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Amenity: Hiking

Tupelo Bottoms

Tupelo Bottoms is a 41-acre park in Sullivan Township located just north of Sprinkle’s Serenity and across the road from Hurdle Waterfowl Park where parking is available. Visitors can park in the Hurdle parking lot. There are plans for a loop trail, but there is only a short “trail to nowhere” into the woods. The park is open to the public, but, at this time, because of the thick undergrowth and the mixture of wetlands and vernal pools, it is not ideal hiking especially in the springtime. However, for ambitious and dedicated hikers, the reward will be a fascinating hike encountering a mixture of unique habitats and an immense diversity of plants and animals.

Tupelo Bottoms has over 250 identified plants including tupelo, Freeman’s maple, swamp cottonwood, Shumard oak; many unique wetland wildflowers including cardinal flower and small wild orchids; and dozens of species of sedges, grasses, and shrubs. The park also supports a wide variety of birds, mammals, insects, and amphibians including leopard frogs and four-toed salamanders. In springtime, the park is filled with the songs of these many different frogs and toads.

Carpenter Nature Preserve

Situated along the Black Fork River, the 63 acres comprising this park hold a varitey of habitats. Twenty acres of seasonal wetlands constructed by the United States Department of Fish and Wildlife service (USFWS) host flocks of waterfowl during spring and fall migrations. Trails and bridges wind through grasslands, forests, and wetland meadows.

This park is best suited for summer and fall hiking since spring time often brings heavy flooding. For the ambitious hiker, bird watching is excellent. You can expect to see a wide variety of species from red-headed woodpeckers to sandhill cranes to prothonotary warblers. You might even have the opportunity to see eagles feasting on fish trapped in the basins left by the receding river.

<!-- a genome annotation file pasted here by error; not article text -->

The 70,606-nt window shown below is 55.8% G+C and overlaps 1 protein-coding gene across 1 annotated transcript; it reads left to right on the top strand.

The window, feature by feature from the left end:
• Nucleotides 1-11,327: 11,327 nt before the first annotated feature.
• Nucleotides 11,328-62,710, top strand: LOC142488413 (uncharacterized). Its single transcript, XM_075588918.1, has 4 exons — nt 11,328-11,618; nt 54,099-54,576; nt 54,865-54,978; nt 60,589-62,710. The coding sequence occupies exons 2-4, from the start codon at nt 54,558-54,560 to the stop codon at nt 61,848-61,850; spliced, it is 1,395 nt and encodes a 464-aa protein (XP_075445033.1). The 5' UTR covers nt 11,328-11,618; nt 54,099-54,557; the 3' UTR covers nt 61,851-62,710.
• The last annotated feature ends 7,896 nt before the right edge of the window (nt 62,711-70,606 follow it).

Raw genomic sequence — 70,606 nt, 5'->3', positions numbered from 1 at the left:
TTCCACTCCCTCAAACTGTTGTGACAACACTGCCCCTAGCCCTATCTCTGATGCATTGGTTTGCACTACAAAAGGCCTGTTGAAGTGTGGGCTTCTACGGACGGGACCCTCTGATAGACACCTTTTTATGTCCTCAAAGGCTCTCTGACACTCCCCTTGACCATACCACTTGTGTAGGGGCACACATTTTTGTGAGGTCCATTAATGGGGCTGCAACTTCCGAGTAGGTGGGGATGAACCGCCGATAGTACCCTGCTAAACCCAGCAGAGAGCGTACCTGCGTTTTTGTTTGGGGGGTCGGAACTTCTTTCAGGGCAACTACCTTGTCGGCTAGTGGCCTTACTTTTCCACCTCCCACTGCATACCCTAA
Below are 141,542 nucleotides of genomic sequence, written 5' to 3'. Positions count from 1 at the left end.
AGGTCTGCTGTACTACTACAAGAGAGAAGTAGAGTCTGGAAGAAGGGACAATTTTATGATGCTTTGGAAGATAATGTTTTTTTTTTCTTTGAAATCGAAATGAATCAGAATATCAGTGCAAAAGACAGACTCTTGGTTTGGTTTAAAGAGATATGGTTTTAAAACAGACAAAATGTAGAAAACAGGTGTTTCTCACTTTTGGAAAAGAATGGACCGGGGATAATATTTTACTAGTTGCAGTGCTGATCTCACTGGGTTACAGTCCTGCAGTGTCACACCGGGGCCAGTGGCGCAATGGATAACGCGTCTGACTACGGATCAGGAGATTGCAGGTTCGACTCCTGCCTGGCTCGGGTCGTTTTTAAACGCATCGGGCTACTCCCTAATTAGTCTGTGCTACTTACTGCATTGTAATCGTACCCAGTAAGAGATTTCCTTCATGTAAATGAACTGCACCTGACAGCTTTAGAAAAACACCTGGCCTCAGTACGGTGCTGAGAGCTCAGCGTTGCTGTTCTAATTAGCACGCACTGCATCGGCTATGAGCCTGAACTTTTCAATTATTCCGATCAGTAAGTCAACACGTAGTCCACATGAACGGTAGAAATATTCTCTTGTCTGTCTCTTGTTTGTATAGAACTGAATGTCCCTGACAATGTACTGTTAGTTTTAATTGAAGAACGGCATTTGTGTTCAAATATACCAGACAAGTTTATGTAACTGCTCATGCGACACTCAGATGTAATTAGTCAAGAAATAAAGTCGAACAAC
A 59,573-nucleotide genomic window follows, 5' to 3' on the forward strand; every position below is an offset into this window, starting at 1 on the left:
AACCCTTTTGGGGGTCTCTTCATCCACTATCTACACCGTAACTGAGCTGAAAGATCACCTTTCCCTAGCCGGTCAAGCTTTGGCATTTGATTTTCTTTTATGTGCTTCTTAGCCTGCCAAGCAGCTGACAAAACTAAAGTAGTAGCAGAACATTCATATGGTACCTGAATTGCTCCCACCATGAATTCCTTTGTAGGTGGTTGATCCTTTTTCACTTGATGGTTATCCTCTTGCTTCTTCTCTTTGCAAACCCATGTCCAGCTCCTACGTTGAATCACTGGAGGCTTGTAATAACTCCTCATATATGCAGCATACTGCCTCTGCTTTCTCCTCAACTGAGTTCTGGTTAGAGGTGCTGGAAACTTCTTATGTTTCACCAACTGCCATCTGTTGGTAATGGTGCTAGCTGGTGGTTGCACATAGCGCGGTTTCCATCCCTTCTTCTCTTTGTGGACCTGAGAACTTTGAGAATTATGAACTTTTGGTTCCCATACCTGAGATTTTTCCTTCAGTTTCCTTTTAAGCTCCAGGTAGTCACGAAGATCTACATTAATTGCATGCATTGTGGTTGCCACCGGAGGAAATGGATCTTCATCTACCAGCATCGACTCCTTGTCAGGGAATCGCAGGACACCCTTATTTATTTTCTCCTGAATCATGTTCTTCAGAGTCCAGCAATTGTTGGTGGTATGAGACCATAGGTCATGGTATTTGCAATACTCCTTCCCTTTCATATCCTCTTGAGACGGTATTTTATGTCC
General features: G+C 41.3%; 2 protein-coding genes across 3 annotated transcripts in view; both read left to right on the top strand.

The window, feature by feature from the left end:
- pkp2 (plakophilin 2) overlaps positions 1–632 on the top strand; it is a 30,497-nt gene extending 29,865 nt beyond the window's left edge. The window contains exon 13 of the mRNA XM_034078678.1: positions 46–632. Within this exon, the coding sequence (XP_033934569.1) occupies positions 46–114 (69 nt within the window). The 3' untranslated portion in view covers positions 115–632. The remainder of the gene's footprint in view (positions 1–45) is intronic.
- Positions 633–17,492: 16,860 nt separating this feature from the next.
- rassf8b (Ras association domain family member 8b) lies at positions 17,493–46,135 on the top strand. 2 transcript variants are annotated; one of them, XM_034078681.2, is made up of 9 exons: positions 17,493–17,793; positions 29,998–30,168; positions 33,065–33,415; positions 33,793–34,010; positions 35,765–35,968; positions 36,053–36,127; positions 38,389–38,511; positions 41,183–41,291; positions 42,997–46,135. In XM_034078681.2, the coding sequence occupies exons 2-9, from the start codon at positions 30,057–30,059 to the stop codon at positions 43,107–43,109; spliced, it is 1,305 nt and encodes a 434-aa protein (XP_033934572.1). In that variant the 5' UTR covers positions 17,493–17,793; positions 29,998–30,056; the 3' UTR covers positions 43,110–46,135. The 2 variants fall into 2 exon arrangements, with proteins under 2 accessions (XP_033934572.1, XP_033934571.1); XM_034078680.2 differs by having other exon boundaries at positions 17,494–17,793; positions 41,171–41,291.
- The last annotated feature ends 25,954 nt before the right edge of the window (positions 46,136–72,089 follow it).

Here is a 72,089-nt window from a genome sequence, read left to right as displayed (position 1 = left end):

In addition to the wetlands, there are a great many wildflowers that have been planted by USFWS for perfect viewing in the summer and fall. There are also a number of leopard frogs that grequent the wet areas. Access to boating and riverbanks is provided for fishing. Canoeing and boating is available to north and south, but log jams especially to the south, may require returning to Carpenter to complete your trip. Your canoeing/kyaking experience meanders through woodland meadows and farm country. Take a break near the parking lot and enjoy the picnic pavilion. Trips are best in the early summer before the river gets low. This area of the river is a popular fishing spot for pike in the spring time and catfish and red horse suckers in the summer and fall.

Cooke Family Wildlife Conservation Park

This gorgeous 163-acre park is located along the Blackfork of the Mohican River, 10 miles west of Ashland. It has over three miles of hiking trails that run through a unique mixture of prairie grasslands, hardwood forests, pine forests, wetlands, swamps forests, marshes, beaver ponds, and floodplains.

The 16-acre marsh that lies in the park is home to a myriad of wetland loving birds, mink, muskrat, amphibians, and a wide variety of native sedges and unusual plants. The winding Black Fork River which is surrounded by floodplains that host an unusually large population of leopard and pickerel frogs. The river is available for fishing with a State of Ohio license. Beavers have occasionally damned up a tributary entering the river.